Sunday, April 21, 2013

What is Common Core

Common Core 




What is CCSS? That is the biggest controversy surrounding common core.  Common core is the elephant in the room.  It has been described as being so many things by so many different people.  Some argue that CCSS are simply standards, nothing more nothing less.  Others, especially some of the more vocal education reformers, claim  CCSS, with its depth and rigor, is the answer to failing public schools. (I don't believe public schools are failing).  Common Core has been described as standards, as curriculum, a pedagogy, a resource for teachers, and as an assessment tool.


So what is Common Core?  First, common core is educational standards.  Educational standards are simply the specific criteria for what students are expected to learn.  Standards usually come in 2 forms: content standards and performance standards.  Content Standards dictate what students should know and be able to do in various subjects. Performance standards dictate to which degree those content standards have been met.


The answer - Common Core is the educational equivalent to a merry-go-round; it doesn't matter where you start or which direction you go you end up in a circle.  Common Core is a little bit of all those claims and yet none at the same time.  Let me explain - Will common core be the gateway to increased relevance and rigor? Its true the standards are written to be very narrow in scope but to provide for a more robust depth of knowledge.  If you subscribe to the "if you build it they will come" theory, then simply writing more rigorous standards for students to meet will lead to higher achievement.  But will narrowing and deepening the specific content we want our students to learn be enough to cause students to start achieving at a higher level? No, that will requiring a change in the way teachers teach; and that leads into pedagogy.  Yes, some teachers will have to change the way they teach, yet others will not. So Common Core is not technically a pedagogy, but will cause pedagogical changes.  Technology will have to be integrated, and students will need to demonstrate their understanding instead of identifying their understanding. But that means there has to be a change in the way we assess student learning. We will have to rethink how we determine what students know and can do.  The assessments will change because the performance standards have changed and the content has changed.  If the content standards have changed, then the specific things we will assess our students on dictate which things will be taught and when. And that is curriculum. Curriculum is the organized program of learning. At lower levels, it will dictate to us when to start teaching fractions or when to engage in figurative language. At higher levels, it dictates when students should learn Alg. I and when to learn Geometry. And if CCSS dictates to us when and how, then CCSS also dictates what resources we have to choose from in teaching those things.  Don't kid yourselves - if 47 states plus D.C. and territories are all adopting CCSS, how many different versions of textbooks do you think will be out there?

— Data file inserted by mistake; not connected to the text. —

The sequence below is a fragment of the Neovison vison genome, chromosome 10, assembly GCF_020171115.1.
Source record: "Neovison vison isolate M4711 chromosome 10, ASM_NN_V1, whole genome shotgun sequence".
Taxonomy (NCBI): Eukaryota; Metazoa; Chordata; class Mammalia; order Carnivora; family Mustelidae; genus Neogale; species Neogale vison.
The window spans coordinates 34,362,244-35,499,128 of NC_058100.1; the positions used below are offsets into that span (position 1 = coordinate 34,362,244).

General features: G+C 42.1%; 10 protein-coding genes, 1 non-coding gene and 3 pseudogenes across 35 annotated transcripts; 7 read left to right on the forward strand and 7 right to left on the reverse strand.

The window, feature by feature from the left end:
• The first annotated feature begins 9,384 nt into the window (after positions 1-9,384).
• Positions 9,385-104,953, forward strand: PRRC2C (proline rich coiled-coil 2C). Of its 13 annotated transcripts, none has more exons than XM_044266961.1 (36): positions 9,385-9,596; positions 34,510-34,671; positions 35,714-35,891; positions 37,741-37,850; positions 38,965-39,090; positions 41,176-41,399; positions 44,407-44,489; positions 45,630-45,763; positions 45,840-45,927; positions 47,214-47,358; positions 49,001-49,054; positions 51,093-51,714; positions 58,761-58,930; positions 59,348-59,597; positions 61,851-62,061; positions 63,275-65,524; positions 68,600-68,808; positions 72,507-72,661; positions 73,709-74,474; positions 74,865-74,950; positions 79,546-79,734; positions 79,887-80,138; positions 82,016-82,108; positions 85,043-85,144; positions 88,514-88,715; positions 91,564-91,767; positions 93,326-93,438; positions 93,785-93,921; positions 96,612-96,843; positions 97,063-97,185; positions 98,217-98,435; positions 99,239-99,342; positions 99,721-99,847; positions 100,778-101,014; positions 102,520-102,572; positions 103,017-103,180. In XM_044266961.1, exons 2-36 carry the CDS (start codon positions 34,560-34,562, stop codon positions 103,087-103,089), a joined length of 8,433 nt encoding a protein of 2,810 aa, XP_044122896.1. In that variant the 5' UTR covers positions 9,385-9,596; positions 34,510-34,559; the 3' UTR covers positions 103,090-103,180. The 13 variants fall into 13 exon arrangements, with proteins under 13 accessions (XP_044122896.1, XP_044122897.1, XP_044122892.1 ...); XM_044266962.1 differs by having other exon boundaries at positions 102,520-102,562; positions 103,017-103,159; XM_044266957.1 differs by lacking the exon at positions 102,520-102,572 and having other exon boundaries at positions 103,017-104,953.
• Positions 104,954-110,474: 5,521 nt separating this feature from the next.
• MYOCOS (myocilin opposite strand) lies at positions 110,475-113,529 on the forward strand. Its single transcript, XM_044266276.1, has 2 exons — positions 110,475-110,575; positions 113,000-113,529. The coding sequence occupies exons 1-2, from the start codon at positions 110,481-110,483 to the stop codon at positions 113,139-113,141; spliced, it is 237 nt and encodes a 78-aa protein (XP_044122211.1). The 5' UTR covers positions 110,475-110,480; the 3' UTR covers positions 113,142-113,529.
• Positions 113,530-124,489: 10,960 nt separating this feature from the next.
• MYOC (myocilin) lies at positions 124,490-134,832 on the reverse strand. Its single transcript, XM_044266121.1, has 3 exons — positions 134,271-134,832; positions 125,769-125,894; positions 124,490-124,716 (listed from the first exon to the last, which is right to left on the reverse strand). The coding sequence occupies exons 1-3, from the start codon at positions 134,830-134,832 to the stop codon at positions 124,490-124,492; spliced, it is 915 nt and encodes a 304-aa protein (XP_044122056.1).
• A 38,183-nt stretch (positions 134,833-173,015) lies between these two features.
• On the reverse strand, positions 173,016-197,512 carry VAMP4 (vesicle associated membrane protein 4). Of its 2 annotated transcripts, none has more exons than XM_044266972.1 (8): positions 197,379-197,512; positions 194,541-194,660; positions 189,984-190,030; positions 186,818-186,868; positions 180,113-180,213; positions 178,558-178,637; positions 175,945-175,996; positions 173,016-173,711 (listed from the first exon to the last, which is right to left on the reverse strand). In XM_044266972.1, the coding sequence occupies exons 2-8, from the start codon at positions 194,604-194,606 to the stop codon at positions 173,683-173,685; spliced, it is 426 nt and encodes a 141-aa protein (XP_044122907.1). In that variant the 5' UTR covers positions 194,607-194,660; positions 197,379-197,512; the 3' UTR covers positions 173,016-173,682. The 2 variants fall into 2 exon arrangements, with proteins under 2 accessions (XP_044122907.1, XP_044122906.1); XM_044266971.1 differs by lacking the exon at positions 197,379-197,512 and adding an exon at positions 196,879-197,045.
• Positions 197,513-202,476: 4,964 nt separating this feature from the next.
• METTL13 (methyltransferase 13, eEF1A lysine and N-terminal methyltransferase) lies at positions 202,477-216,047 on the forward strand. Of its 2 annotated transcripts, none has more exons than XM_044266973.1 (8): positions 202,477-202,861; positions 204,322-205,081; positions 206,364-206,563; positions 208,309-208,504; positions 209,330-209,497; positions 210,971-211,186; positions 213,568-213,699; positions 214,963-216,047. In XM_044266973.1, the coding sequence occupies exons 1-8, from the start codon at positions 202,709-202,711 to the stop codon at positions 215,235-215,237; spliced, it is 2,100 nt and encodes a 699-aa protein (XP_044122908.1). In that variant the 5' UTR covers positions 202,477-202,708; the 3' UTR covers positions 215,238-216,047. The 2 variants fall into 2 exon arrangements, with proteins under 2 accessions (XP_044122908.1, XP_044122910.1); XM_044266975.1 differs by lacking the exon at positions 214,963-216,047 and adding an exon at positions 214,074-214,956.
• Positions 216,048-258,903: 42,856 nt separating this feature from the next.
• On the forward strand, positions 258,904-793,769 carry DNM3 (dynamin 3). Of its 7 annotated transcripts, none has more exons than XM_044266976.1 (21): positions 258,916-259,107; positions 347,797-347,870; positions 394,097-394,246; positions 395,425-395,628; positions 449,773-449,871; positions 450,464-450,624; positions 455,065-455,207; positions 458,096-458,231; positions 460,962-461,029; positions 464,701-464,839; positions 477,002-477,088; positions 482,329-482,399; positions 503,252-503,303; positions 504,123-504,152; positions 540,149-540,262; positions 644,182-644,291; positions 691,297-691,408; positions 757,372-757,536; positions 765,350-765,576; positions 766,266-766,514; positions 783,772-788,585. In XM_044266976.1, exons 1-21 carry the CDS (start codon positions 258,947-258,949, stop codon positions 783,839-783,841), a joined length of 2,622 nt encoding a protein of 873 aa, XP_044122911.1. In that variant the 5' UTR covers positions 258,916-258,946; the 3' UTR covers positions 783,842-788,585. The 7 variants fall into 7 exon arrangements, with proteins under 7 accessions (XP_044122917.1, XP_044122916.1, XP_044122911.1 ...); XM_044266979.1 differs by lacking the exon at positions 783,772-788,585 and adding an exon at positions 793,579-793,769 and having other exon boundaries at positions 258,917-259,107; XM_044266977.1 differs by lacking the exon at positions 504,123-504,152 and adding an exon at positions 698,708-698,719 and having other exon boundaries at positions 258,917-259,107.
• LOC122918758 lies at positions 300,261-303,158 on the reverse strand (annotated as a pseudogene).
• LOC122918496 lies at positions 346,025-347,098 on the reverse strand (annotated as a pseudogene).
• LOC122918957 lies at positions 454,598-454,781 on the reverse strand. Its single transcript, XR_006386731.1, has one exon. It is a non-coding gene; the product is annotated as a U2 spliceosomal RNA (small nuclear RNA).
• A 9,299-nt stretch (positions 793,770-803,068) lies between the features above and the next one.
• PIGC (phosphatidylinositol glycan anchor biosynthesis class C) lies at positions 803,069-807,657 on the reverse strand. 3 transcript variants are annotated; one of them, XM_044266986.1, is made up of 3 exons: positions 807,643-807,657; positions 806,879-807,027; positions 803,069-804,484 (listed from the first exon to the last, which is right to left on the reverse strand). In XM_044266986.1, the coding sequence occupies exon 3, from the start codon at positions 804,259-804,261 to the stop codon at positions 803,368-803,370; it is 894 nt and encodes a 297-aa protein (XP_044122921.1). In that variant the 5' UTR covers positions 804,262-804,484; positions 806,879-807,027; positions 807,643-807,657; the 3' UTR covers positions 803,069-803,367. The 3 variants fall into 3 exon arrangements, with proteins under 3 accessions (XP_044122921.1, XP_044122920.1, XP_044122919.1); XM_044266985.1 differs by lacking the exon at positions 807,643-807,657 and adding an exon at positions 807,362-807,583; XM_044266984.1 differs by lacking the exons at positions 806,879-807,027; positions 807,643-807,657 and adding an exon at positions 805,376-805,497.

So what is common core? It is the educational initiative that will have substantial and far reaching consequences into everything associated with education.  If we are going to continue to compare Oklahoma students to Massachusetts, Florida, Indiana, Finland, Japan, Singapore, etc then having a national standard is probably not a bad start.  Simply adopting a set of standards and saying it will solve all our problems is ludicrous.   It will require educators to evaluate what, how, and why we do things.  I can live with that.  What I don't think I can live with is the PARCC assessments that come with it.  Can we divorce common core from PARCC? I sure hope so.  I'll discuss PARCC in the next blog.